As a developer circle member (and lead) figuring out how to maintain and grow meaningful engagement is my call of duty :) I get to interact with many members, learning what informs the level of engagement they maintain on the group. As a developer community, one common determinant is how people perceive the community's disposition to help when they share a bug or challenge they are working on. When this help takes forever (or doesn't come) the fellow's spirit is dampened and for new members, this could result in losing them entirely especially if there are other engagements going on.

While this feeling is very understandable, the cause also is. Most times, people that get to view this post either don't have the requisite expertise to help or forget to common around to it. And for fairly large/active communities posts with lesser engagement get buried amongst others. Hence those who actually care don't get to see these call for help. More so, when folks go the extra mile of sending a direct message to those they feel can help; they receive an almost instant response.

We had earlier tried to solve for this by polling member for their skillsets and interest. And with this, we actively tagged members on posts we deem matching to the indicated skillset and interest. This worked amazingly, increasing sparks of engagement in posts that hitherto would be en route to oblivion.

Yea, the manual nature of this is clearly limiting, not just with keeping up with the posts but also keeping up with members changing skill sets and interests.

Hence enters automation :)

What it does

  • Keep track of community members (indicated) skill sets and interests
  • Prompt members with posts matching these skillsets and/or interests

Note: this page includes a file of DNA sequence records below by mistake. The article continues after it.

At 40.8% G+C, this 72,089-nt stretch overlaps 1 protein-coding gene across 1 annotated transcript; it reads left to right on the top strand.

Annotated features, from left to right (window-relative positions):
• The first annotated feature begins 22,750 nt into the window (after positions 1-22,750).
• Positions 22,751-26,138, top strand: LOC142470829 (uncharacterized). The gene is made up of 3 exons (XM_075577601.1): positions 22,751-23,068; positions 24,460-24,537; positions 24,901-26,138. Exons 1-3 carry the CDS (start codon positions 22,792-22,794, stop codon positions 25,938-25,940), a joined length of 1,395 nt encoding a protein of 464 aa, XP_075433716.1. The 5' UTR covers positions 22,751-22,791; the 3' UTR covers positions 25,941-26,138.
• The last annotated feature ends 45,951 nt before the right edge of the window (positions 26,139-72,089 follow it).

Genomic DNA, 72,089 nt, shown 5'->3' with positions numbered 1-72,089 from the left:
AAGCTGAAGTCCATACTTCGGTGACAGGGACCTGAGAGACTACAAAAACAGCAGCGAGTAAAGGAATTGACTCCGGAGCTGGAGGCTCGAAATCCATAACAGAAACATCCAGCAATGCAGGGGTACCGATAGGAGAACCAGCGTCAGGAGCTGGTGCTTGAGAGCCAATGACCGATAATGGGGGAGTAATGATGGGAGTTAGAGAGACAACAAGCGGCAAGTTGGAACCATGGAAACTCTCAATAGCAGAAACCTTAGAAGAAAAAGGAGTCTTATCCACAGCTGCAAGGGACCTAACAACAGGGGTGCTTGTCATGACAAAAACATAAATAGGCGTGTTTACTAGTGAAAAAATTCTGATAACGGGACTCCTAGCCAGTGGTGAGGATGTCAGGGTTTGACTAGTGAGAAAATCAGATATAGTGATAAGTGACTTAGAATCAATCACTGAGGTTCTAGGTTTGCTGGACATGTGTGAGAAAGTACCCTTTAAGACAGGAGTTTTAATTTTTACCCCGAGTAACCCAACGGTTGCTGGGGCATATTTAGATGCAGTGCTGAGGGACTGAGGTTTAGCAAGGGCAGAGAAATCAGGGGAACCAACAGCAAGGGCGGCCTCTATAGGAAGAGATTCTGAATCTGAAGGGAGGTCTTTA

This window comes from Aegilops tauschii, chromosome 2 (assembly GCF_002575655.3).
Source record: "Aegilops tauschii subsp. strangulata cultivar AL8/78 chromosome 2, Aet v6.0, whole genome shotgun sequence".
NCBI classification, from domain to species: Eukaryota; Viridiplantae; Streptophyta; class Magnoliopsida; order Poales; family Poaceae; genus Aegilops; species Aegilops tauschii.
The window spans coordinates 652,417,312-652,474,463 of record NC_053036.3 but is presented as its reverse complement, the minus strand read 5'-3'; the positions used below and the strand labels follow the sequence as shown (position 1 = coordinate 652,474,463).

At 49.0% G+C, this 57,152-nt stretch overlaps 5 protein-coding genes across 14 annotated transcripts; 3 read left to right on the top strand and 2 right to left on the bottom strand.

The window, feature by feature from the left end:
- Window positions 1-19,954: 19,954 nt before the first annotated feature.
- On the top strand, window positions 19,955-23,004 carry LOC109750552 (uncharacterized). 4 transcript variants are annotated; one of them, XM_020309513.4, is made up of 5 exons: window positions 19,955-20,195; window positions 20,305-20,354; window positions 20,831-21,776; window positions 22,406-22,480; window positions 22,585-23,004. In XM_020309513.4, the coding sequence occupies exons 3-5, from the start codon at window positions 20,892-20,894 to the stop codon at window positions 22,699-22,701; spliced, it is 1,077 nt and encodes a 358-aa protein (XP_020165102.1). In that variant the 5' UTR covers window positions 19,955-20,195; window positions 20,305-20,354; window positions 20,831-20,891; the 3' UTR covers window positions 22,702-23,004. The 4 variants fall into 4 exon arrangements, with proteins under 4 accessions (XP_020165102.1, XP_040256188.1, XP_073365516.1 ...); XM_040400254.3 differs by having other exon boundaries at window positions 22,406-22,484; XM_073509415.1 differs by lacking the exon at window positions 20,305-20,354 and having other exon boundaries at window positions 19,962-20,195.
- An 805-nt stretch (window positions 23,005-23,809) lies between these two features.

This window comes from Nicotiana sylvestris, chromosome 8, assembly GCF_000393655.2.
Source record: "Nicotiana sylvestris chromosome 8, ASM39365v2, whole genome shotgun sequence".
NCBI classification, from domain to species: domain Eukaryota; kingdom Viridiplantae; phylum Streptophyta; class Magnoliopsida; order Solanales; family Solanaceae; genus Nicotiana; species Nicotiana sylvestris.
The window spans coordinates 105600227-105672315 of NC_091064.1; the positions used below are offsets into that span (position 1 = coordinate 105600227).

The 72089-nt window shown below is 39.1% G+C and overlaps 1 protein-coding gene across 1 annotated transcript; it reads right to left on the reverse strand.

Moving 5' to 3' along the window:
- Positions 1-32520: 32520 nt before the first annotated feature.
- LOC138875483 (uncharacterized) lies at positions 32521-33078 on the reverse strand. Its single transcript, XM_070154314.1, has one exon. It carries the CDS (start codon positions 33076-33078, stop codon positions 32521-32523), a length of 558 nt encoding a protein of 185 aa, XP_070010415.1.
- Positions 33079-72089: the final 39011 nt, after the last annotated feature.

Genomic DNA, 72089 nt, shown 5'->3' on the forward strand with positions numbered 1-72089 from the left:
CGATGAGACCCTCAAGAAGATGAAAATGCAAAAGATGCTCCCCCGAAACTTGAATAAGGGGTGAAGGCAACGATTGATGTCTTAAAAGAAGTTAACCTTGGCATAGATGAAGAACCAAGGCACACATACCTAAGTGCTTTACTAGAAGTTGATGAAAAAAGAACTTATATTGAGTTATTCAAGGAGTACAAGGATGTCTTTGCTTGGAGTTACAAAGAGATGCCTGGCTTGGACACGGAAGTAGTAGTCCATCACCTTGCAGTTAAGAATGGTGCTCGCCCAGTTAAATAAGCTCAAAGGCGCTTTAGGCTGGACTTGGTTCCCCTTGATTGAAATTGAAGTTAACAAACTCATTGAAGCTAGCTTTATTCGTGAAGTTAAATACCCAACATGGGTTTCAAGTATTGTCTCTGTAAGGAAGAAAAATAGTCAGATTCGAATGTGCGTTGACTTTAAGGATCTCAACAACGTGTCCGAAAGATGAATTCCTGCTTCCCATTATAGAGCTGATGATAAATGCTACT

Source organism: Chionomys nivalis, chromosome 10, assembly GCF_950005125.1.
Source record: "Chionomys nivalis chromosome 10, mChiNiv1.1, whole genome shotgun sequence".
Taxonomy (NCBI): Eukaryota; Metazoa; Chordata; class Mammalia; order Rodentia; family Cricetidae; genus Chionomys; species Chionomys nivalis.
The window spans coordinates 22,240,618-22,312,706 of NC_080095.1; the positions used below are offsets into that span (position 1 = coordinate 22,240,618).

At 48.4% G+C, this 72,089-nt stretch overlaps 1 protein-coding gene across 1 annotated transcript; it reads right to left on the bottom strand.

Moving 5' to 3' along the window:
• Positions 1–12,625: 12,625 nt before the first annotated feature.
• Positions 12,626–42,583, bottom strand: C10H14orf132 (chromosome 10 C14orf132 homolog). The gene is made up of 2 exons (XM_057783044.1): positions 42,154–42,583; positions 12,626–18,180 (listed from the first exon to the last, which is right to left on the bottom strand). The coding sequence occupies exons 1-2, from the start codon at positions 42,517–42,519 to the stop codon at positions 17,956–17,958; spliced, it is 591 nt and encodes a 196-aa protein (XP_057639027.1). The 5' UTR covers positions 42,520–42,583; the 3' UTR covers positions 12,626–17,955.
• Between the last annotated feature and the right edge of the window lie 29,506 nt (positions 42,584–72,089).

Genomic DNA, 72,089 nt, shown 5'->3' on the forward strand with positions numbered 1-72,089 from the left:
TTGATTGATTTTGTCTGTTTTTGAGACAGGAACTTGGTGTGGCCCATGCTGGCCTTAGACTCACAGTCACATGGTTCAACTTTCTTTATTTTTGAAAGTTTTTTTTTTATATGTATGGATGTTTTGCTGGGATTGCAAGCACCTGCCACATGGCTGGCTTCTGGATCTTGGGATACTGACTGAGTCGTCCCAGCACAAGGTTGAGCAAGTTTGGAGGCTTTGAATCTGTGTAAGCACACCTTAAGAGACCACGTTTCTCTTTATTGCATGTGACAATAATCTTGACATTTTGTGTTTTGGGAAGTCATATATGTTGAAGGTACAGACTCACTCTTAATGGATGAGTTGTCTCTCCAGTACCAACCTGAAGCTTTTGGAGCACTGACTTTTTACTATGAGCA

How I built it

  • Setup a bot on messenger that users can interact with
  • Setup a botend on heroku for features that wouldn't be delightful having on messenger such as category fine-tune
  • Setup schedule background jobs to poll FB graph for feeds on behalf of subscribed communities and leverage to understand the feed category
  • Create an app on to analyse and decipher categories in a given wall of text.

Challenges I ran into

  • Facebook OAuth can be friendlier
  • The revamp of group permissions fails to finely differentiate between read and write permission.
  • Some Facebook pages (or state of pages) are not eligible for @username hence can't have cool
  • There's some weird behavior with the Facebook JS sdk while trying to display send to messenger button
  • Heroku wouldn't allow more than one free worker dyno
  • Heroku scheduler isn't granular

Accomplishments that I'm proud of

  • Robust test suite
  • Cool token expiration management system
  • Integration with
  • Flexible and manageable architecture
  • Super reliable database relationship

What I learned

  • Writing end-to-end test for a bot implementation
  • Better architecture for a messenger bot project
  • More on new policies facebook has in place for working with its platform
  • Using background jobs to manage token expiration
  • Some more about how to use the Facebook graph api
  • Couple of edge cases to consider in linking psid and asid
  • Understood more about the messenger platform; how to handle referrals, managing webviews using messenger extensions
  • Messenger QR code generator API doesn't like refs with spaces
  • Limitations while communicating with API

What's next for Prompter

  • Reenable the feedback mechanism for the bot
  • Keep improving the feed analysis ai model on
  • Build out more community types
  • Allow for custom community feed categories
  • Allow for custom community types
  • Allow community admins to setup custom feed categories for their community type
  • Deliver more flexibility to community admins to customize the frequency of feed checks
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